Abuses by some of the country’s biggest mortgage servicers “shamefully endure,” the head of the Department of Housing and Urban Development said in response to a progress report on the national servicer settlement that found fewer than 10 failed servicing standards out of more than 300. He put the firms on notice.
The servicer settlement between 49 state attorneys general and Bank of America Corp, JPMorgan Chase & Co., Wells Fargo & Co., Citibank and Ally Financial was reached in February 2011.
Former North Carolina banking commissioner Joseph A. Smith Jr. was appointed in February 2012 by the Obama administration to monitor the settlement. Smith reported last month that more than $50.6 billion in relief has been provided by the servicers.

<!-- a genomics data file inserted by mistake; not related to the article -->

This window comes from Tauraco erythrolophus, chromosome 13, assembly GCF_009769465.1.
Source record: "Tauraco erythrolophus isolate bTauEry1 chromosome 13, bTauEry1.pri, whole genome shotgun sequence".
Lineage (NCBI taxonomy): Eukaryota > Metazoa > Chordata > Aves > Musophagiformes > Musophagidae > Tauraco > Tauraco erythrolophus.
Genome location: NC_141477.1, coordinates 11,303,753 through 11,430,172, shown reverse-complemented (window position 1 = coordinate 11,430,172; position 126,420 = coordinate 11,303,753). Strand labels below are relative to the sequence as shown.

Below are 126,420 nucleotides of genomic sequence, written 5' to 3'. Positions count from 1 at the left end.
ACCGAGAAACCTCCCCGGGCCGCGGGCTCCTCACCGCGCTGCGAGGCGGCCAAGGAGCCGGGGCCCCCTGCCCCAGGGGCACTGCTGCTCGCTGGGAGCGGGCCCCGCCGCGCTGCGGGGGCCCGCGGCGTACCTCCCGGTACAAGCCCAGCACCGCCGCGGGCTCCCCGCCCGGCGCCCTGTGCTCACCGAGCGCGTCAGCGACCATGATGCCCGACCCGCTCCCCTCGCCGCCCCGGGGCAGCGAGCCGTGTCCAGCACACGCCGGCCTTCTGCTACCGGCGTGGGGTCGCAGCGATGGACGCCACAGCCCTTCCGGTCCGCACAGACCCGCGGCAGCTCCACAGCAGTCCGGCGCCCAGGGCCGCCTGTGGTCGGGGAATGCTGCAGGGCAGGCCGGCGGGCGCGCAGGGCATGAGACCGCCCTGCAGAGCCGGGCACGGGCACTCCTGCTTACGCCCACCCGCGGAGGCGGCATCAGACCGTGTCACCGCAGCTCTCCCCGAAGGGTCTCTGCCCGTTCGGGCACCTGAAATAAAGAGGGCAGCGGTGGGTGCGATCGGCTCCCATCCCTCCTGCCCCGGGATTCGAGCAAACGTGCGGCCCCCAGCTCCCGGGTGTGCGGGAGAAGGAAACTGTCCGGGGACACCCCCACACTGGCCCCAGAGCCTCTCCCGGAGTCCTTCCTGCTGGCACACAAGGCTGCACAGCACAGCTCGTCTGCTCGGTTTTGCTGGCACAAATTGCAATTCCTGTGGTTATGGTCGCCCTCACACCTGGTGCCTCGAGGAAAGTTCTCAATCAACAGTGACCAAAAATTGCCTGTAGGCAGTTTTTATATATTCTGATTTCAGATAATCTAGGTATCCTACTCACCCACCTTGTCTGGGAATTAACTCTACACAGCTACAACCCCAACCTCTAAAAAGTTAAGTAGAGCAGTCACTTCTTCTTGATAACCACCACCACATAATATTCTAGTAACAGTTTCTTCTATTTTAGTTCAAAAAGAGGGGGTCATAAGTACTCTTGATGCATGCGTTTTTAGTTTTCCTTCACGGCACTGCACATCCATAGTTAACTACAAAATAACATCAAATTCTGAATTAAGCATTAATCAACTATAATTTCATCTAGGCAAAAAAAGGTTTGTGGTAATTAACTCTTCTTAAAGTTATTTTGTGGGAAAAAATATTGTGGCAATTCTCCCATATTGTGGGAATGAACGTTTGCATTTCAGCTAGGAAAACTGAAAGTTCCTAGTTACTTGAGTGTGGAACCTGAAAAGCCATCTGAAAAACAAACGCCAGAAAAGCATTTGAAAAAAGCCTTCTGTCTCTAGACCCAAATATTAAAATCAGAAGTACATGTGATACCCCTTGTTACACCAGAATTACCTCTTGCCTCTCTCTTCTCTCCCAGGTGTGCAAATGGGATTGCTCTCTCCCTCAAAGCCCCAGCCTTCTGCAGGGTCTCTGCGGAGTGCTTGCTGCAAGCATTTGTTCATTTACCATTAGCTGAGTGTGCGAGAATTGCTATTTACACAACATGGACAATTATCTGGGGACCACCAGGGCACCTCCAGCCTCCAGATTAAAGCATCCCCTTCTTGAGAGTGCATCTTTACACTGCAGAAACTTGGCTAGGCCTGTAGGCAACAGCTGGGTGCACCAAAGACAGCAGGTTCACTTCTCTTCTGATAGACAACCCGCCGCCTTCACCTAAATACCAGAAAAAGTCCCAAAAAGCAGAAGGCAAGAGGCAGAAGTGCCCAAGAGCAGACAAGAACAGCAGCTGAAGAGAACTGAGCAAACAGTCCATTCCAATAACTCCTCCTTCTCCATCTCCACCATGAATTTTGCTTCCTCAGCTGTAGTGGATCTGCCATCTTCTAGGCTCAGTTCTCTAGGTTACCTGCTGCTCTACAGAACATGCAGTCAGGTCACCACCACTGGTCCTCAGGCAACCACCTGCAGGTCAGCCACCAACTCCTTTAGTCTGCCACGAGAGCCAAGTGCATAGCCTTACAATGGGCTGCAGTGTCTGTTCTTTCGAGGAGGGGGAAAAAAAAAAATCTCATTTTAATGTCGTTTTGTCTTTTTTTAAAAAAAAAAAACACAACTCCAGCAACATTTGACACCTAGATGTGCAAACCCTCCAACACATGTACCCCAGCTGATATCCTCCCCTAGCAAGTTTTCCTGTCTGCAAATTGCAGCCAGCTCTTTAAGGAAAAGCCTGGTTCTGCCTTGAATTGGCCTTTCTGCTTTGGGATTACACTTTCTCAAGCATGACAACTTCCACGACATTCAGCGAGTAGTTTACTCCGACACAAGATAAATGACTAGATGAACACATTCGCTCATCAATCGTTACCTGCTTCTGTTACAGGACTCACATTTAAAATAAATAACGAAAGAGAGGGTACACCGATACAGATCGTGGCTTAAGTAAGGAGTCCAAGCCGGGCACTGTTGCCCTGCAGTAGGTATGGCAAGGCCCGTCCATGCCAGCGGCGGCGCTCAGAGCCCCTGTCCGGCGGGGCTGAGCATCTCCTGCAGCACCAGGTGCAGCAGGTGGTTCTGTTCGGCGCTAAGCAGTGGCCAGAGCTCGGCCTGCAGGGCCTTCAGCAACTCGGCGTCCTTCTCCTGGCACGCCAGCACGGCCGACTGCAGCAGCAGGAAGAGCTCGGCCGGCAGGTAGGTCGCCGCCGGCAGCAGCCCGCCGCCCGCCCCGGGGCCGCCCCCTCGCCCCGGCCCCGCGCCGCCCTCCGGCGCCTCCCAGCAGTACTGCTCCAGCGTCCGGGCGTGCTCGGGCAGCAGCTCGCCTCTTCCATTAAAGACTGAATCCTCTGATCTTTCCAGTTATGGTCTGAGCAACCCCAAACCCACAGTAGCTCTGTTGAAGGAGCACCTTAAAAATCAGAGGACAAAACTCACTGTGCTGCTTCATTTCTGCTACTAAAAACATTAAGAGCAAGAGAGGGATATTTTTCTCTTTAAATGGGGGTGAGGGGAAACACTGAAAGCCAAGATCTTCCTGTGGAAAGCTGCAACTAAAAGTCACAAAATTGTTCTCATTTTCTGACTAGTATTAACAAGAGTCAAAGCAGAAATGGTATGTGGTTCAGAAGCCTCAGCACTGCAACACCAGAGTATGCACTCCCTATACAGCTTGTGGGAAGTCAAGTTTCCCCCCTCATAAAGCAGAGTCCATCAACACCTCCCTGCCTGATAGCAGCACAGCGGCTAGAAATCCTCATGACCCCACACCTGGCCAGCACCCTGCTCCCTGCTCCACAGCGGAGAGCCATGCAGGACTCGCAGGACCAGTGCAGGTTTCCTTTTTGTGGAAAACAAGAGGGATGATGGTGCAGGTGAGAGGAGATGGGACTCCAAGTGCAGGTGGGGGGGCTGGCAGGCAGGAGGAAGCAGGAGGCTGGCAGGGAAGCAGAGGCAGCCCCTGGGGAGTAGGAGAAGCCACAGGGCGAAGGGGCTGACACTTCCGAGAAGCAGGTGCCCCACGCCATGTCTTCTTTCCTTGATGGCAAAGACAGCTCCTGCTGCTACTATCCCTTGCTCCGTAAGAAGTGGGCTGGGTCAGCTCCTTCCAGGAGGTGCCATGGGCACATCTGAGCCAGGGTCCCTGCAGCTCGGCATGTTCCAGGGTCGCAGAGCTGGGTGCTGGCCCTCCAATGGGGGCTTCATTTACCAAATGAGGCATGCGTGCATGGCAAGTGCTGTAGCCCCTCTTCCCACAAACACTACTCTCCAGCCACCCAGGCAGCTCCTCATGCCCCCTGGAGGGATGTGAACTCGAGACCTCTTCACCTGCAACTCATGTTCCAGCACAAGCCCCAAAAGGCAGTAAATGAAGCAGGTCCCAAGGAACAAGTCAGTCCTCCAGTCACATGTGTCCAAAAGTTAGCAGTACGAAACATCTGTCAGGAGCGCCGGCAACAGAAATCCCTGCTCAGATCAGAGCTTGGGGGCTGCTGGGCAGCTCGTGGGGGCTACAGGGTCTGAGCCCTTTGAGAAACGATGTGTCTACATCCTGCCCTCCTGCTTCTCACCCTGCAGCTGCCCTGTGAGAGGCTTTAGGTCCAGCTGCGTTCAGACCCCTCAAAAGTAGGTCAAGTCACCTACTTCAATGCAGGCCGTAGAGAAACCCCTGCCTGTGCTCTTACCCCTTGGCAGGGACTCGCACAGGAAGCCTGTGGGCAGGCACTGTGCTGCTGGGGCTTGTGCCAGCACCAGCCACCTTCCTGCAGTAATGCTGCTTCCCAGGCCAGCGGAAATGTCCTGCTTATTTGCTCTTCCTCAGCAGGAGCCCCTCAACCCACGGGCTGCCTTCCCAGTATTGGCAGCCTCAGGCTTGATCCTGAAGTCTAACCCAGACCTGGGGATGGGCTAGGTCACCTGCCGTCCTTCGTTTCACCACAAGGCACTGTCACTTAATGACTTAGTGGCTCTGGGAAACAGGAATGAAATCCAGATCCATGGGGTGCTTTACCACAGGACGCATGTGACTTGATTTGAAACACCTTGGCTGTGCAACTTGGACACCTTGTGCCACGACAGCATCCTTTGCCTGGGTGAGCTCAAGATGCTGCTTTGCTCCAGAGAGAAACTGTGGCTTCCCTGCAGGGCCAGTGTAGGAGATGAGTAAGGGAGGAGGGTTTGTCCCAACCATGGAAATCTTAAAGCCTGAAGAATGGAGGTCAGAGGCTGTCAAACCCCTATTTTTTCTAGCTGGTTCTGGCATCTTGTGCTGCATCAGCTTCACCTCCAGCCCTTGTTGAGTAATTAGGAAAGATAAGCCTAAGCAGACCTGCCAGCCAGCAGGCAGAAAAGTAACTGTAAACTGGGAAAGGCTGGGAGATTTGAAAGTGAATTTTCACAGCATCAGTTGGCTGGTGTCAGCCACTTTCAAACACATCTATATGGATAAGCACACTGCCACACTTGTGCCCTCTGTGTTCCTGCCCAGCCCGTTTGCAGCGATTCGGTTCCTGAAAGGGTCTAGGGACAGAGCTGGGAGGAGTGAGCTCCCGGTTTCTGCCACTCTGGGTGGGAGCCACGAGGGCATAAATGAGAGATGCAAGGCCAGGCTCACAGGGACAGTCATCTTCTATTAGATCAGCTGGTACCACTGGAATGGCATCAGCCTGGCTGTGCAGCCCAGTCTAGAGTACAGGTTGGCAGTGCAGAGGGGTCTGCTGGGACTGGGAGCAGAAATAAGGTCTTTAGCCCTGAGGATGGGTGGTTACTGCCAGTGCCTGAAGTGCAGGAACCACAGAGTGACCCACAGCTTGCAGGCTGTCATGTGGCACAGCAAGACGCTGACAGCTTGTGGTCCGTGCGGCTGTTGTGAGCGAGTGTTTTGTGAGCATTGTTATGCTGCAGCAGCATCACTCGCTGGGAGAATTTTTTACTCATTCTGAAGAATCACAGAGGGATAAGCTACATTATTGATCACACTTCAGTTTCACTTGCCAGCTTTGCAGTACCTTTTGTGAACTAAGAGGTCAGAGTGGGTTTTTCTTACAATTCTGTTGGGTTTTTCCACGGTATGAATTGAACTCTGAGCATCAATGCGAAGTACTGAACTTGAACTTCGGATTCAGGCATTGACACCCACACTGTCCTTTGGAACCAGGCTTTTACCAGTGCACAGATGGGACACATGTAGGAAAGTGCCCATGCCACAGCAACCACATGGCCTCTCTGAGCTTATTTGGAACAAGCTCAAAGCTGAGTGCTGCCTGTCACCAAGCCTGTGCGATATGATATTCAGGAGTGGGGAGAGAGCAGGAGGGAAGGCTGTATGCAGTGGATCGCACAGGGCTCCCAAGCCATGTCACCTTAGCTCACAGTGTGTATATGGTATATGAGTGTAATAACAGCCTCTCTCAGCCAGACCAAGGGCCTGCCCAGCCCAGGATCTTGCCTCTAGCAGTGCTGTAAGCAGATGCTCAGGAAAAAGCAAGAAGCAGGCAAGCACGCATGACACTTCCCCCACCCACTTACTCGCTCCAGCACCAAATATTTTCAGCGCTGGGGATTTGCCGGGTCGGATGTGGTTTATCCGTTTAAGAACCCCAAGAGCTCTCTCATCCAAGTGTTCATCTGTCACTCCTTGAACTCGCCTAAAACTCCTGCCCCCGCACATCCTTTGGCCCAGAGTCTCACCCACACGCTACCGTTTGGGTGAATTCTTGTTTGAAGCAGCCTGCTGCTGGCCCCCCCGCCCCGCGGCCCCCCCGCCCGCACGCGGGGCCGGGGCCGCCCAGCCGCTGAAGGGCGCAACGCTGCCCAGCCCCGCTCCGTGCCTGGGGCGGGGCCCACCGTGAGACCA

But despite the progress on providing relief, the five mortgage firms failed eight of the servicing standards established in the settlement, HUD announced.
HUD Secretary Shaun Donovan acknowledged that servicers are no longer charging fees to distressed borrowers for processing modification requests, and the practice of robo-signing has ended.
“Unfortunately, other abuses shamefully endure,” Donovan said in the statement. “Most notably, these financial institutions consistently fail to send notices and communicate decisions to stakeholders in a timely manner.
“This is unacceptable.”
Donovan warned the five companies that they are on notice that the problems must be corrected.
If servicers don’t pass all of the 304 standards, then “the Obama administration, along with the bipartisan group of 49 state attorneys general we partnered with on this effort, will fine them up to $5 million for each failure or haul them back into court.”
Donovan is holding a conference call this morning with attorneys general from Colorado, Florida, Iowa and North Carolina.